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Sen. Durbin touts Illinois River restoration project and urges U.S. House to take up foreign aid package

Sen. Dick Durbin visitó Illinois el 14 de febrero, 2024
Yvonne Boose
Sen. Dick Durbin visits Illinois on Feb. 14, 2024 to announce the Starved Rock Breakwater Project

U.S. Senator Dick Durbin says the Senate did the right thing by passing additional aid for Ukraine.

The $95 billion package also includes funds for Israel and Taiwan. It faces an uncertain future in the House.

“Now the Speaker of the House has said that the Republicans there won't allow a vote on the issue,” Durbin said Wednesday. “That's wrong. That's just plain wrong. Giving victory to Vladimir Putin is not in the best interests of peace in this world.”

Durbin made the comments during a visit to Ottawa.

President Biden and other law makers are urging the House of Representatives to take up the military aid package as soon as possible.

Republicans say they will not support foreign aid without substantial changes to border policies here in the United States.

Sen. Durbin was in Illinois for the groundbreaking ceremony for a project aimed to restore aquatic vegetation in a portion of the Illinois River.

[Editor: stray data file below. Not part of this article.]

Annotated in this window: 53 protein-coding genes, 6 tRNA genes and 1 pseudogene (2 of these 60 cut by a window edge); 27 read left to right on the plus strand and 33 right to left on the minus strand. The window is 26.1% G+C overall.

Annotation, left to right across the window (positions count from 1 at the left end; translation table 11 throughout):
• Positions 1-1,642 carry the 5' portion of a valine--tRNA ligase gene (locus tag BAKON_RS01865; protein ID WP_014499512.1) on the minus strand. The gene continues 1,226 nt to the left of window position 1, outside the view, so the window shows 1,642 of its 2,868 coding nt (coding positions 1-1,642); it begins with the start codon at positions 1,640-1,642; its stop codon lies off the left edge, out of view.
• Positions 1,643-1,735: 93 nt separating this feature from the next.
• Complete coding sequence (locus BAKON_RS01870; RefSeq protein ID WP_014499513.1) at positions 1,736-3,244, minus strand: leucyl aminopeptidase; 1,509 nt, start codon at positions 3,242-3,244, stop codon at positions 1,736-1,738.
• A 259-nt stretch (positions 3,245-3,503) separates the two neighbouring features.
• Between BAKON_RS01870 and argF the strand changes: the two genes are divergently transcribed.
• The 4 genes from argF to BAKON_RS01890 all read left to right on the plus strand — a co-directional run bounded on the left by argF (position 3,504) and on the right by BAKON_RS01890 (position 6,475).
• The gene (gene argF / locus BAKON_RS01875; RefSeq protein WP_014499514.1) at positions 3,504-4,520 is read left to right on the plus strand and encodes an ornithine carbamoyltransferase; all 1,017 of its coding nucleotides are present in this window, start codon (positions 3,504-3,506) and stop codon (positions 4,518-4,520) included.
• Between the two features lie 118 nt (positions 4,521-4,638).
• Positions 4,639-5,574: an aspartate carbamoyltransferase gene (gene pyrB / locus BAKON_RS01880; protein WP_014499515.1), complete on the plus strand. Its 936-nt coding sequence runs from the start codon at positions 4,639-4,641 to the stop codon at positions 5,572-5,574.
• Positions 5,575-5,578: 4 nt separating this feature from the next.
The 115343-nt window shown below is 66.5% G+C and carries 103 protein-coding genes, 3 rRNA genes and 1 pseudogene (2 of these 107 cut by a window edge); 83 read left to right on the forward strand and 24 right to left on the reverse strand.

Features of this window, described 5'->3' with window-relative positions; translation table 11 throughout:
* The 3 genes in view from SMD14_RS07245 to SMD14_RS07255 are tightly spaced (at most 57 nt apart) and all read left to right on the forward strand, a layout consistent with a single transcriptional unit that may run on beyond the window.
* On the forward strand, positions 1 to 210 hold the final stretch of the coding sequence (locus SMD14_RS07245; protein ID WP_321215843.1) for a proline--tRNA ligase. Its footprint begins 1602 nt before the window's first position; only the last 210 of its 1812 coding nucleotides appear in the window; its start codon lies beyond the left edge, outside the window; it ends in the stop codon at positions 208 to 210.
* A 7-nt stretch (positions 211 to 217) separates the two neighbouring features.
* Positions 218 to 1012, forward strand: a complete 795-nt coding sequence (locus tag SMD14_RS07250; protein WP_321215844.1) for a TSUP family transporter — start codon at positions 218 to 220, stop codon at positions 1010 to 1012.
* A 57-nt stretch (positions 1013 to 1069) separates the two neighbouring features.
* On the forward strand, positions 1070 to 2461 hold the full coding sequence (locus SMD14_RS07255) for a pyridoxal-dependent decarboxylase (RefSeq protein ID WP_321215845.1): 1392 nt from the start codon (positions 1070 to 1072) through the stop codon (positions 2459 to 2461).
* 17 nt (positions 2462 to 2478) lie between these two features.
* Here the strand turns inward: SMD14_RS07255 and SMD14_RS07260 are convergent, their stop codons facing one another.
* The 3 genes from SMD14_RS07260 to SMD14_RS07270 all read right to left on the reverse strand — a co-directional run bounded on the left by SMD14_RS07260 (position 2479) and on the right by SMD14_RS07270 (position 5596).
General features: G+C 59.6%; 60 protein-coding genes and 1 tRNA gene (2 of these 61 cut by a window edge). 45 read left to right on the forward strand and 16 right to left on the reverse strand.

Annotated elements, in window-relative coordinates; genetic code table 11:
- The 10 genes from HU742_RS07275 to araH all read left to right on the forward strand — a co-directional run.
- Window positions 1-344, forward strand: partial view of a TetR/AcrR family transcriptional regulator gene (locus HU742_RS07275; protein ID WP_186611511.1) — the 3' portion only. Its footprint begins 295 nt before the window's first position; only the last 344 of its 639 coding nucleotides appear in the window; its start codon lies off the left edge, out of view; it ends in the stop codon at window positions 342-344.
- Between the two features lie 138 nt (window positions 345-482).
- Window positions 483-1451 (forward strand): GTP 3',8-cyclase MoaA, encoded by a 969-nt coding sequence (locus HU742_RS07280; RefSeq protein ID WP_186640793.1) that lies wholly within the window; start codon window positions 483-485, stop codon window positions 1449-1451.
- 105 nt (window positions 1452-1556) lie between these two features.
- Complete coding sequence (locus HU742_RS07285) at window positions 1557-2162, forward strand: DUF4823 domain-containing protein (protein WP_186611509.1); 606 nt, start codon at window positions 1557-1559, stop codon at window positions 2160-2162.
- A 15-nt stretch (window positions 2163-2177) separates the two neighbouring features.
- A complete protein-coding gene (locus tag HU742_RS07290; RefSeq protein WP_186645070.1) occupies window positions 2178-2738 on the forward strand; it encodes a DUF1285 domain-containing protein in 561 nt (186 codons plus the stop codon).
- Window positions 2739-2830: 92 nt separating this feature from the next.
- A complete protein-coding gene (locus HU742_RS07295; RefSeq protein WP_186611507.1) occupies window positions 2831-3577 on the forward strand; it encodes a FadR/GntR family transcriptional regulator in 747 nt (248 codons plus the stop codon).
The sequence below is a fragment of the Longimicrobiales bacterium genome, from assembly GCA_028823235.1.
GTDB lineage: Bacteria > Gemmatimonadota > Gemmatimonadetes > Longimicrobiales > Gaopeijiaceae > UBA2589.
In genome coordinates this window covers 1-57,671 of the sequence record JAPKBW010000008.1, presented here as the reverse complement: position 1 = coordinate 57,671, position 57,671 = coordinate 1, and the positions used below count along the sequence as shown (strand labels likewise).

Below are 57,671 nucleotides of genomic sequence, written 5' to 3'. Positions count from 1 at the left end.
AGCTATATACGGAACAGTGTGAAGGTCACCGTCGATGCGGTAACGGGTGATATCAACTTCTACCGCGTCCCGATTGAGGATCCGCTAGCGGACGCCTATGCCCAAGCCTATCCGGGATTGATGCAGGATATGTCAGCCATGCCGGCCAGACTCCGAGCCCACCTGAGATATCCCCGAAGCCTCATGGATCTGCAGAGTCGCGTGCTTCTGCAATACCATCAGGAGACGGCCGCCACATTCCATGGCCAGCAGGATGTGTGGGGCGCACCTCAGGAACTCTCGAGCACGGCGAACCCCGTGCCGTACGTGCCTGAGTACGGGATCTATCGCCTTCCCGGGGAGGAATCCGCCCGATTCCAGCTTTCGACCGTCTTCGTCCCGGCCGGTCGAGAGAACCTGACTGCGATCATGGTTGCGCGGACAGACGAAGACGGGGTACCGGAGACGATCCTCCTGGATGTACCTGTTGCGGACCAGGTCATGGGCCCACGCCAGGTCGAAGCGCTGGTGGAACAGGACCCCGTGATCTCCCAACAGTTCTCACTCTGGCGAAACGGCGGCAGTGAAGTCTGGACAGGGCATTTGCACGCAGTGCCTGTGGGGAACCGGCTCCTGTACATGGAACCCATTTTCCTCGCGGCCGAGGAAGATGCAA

The Starved Rock Breakwater Project is an effort led by the U.S. Army Corps of Engineers.

Durbin says this idea to improve the ecosystems has been working its way through Congress since 2007.

He says the Starved Rock location is important.

“We have 40% of the bird species and 25% of the North American fish species all right here in the upper Mississippi and Illinois watersheds,” Durbin said. “Now we're doing something to restore them to make sure that these wildlife creatures have a possibility of a future.”

It’s the third project within the Navigation and Ecosystem Sustainability Program. The long-term plan is intended to modernize Illinois locks and dams.

The Starved Rock Project is expected to be done in October.

Yvonne covers artistic, cultural, and spiritual expressions in the COVID-19 era. This could include how members of community cultural groups are finding creative and innovative ways to enrich their personal lives through these expressions individually and within the context of their larger communities. Boose is a recent graduate of the Illinois Media School and returns to journalism after a career in the corporate world.